In the UK, reading for pleasure is at an all-time low: in 2020, less than half of children and young people said they enjoy reading, according to the National Literacy Trust. Short Édition is on a mission to change that and will be at BETT show (stand NK31) to introduce the Short Story Cube, a device that encourages primary, secondary and higher education students to read, write and share their work, via a connected creative writing platform: the Short Story Portal. The Cube is designed to encourage young people to discover the joy of reading and the pride of writing, within a framework set by teachers on the Short Story Portal to ensure the content is suitable and relevant to each class’s curriculum.
Behind the Short Story Cube
Short Édition is best known for its Short Story Dispensers, which provide free reading experiences, or ‘fiction on the fly.’ The Dispensers can be found worldwide, including 3 Dispensers just around the corner from the BETT show in Canary Wharf! In the UK, the University of Lincoln and Sheffield Hallam University also have 2 Dispensers each, and Epsom College is due to receive one in June.
Short Édition worked closely with the French Ministry for Education and teachers across France to see how they could make the Dispenser more suitable for the classroom. Teachers were unanimously convinced by the technology and the idea, but wanted a lighter, smaller, more economical version that was easier to transport, and so the Short Story Cube was born! It was put to the test by over 2,500 pupils in 11 primary schools and secondary schools and proved to be popular with teachers and students alike.
Create a love of reading
The Short Story Cube is designed with users in mind. It can be used to access a wealth of content – both from Short Édition’s curated library with collections (language, contemporary, classics or themed), and from your imagination! When combined with the Short Story Portal, the Cube can also publish students’ compositions.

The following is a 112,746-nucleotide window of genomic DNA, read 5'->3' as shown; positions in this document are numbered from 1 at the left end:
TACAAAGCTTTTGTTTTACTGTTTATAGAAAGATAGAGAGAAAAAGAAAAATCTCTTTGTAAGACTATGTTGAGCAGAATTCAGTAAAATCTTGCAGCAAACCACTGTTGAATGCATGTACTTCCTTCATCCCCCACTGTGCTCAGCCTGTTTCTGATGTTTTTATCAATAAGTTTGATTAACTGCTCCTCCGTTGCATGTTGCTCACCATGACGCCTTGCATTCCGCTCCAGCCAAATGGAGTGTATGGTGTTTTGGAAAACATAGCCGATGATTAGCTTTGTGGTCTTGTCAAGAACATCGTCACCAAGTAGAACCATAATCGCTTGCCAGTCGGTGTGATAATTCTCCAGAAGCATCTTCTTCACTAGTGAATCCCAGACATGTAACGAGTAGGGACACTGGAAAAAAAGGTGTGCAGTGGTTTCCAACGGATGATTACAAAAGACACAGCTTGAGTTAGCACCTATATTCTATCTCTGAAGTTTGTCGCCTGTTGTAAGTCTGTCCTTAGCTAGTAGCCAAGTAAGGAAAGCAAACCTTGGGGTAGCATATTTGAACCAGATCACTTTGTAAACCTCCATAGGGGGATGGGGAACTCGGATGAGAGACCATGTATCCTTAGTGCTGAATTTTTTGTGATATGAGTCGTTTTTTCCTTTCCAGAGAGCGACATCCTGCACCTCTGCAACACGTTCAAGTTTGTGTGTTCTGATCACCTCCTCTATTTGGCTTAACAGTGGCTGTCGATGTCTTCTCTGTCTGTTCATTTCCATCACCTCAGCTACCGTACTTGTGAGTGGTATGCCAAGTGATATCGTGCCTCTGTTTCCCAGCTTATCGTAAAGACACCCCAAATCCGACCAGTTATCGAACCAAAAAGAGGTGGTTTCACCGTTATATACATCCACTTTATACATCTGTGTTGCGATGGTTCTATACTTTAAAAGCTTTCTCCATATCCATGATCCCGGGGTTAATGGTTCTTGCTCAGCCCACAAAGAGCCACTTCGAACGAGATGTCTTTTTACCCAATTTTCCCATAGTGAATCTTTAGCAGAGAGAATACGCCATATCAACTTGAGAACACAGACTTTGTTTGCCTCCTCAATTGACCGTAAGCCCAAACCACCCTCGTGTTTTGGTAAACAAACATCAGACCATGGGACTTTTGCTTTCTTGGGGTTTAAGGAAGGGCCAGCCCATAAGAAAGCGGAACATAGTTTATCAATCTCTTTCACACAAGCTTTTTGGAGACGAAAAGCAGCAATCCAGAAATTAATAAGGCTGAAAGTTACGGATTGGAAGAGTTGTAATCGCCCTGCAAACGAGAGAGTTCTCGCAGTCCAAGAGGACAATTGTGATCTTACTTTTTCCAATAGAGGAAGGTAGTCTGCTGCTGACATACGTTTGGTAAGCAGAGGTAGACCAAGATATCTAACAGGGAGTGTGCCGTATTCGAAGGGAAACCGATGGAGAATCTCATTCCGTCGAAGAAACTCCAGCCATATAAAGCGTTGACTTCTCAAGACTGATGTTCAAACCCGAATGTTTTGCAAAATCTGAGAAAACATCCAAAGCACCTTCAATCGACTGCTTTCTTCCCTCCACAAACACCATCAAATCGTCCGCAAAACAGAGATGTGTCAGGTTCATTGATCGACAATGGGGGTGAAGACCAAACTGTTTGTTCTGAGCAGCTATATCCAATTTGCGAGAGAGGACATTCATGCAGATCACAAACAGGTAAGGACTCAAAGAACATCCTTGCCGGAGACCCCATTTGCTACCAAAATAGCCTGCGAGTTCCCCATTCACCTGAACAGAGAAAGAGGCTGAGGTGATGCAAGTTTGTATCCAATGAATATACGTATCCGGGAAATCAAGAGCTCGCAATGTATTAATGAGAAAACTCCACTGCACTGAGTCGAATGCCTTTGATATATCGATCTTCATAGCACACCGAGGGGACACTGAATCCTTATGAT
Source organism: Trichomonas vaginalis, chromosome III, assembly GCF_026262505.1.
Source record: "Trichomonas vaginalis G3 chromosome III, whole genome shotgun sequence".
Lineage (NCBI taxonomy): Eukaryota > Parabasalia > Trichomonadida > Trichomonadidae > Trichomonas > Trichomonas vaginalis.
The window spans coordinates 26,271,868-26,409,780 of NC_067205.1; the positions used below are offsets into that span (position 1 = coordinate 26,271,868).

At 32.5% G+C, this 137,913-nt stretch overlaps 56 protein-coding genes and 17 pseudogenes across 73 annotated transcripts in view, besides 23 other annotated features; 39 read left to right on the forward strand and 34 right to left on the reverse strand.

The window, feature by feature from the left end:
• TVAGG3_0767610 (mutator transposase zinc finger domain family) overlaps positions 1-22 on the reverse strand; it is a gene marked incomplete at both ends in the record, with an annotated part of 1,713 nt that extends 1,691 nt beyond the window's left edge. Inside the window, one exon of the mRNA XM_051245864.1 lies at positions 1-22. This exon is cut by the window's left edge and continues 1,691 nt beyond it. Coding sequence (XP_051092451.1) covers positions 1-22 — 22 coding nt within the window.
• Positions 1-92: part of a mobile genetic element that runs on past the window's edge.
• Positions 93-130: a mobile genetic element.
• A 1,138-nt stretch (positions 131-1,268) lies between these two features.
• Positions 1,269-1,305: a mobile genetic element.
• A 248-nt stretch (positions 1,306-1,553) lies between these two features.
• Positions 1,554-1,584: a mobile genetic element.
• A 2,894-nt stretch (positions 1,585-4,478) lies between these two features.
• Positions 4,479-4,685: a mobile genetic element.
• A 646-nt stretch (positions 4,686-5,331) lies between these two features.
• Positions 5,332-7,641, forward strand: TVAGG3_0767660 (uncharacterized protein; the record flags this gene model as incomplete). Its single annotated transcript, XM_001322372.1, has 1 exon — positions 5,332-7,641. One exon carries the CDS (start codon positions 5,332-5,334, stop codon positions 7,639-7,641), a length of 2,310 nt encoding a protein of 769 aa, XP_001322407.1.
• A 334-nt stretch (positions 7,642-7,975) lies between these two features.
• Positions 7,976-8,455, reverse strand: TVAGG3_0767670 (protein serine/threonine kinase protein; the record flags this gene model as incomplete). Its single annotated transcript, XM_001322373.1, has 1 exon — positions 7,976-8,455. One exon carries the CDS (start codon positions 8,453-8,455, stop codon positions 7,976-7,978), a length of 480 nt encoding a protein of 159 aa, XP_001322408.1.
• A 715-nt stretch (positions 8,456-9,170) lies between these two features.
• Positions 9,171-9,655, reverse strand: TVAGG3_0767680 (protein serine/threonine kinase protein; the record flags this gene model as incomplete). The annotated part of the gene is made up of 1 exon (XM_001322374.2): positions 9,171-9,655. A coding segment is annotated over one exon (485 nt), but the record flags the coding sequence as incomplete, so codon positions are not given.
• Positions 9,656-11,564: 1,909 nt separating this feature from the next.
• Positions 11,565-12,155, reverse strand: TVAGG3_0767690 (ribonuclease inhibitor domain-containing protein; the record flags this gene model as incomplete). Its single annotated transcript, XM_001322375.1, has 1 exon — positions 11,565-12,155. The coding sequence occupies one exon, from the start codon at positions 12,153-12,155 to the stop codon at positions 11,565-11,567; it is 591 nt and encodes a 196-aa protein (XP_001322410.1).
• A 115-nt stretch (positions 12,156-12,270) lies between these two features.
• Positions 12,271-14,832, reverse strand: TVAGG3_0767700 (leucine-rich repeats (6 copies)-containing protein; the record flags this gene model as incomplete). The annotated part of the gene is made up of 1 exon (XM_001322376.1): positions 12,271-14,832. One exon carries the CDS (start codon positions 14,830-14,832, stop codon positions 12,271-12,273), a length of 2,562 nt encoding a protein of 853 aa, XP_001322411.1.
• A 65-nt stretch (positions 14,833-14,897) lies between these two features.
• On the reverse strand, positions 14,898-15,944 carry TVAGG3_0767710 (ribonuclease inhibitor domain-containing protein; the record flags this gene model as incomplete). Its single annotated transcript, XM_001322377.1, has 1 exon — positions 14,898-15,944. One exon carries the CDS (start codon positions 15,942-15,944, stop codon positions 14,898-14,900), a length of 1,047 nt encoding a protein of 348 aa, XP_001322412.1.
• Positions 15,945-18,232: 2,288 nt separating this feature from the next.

The combination of both an in-classroom and an online experience has been proven to inspire creativity, thinking and analysis. For students, this encourages them to write, which is the basis of a love of reading. It also gives them a creative outlet that, conversely to gaming, gives them a physical object and the pride of creating a story that is then publicly available.
The Short Story Cube makes literature accessible to everyone and can be configured to different levels of difficulty. It includes a specific module for neurodivergent users, to support students
with dyslexia, dysphasia, dyspraxia and multidys with the reading comfort they need to gain confidence as well as boosting attention and comprehension skills.
The Cube produces diverse forms of literature, from short stories to poetry to comics. As the educator is in charge of programming the settings, themes, genres and length, it is as relevant in a leading university as it is in a Year 7 classroom. Short form literature is less intimidating for struggling readers, whereas the possibility of publishing student texts is rewarding for both students and teachers at any level.
For educators, set up couldn’t be easier and the Cube requires very little attention. It is a plug-and-play device with easy content configuration, using 4G to function – no WiFi or wires are needed. It’s easy to transport, to share with other teachers, librarians and partners, and the admin portal allows real-time monitoring of each Short Story Cube (statistics by location, paper consumption), and there are alerts when a roll of paper is running out. The paper itself is 100% recyclable, FSC and BPA-free, and as printing is only on demand there is no waste, ink or cartridge!
Short Édition will be on stand NK31 at BETT Show, as part of the French Pavilion, and will have a Short Story Cube on site for you to try for yourself. To organise an interview, or for any more information, please contact:
Penny Atkinson / firstname.lastname@example.org / +44 (0)20 81 32 45 89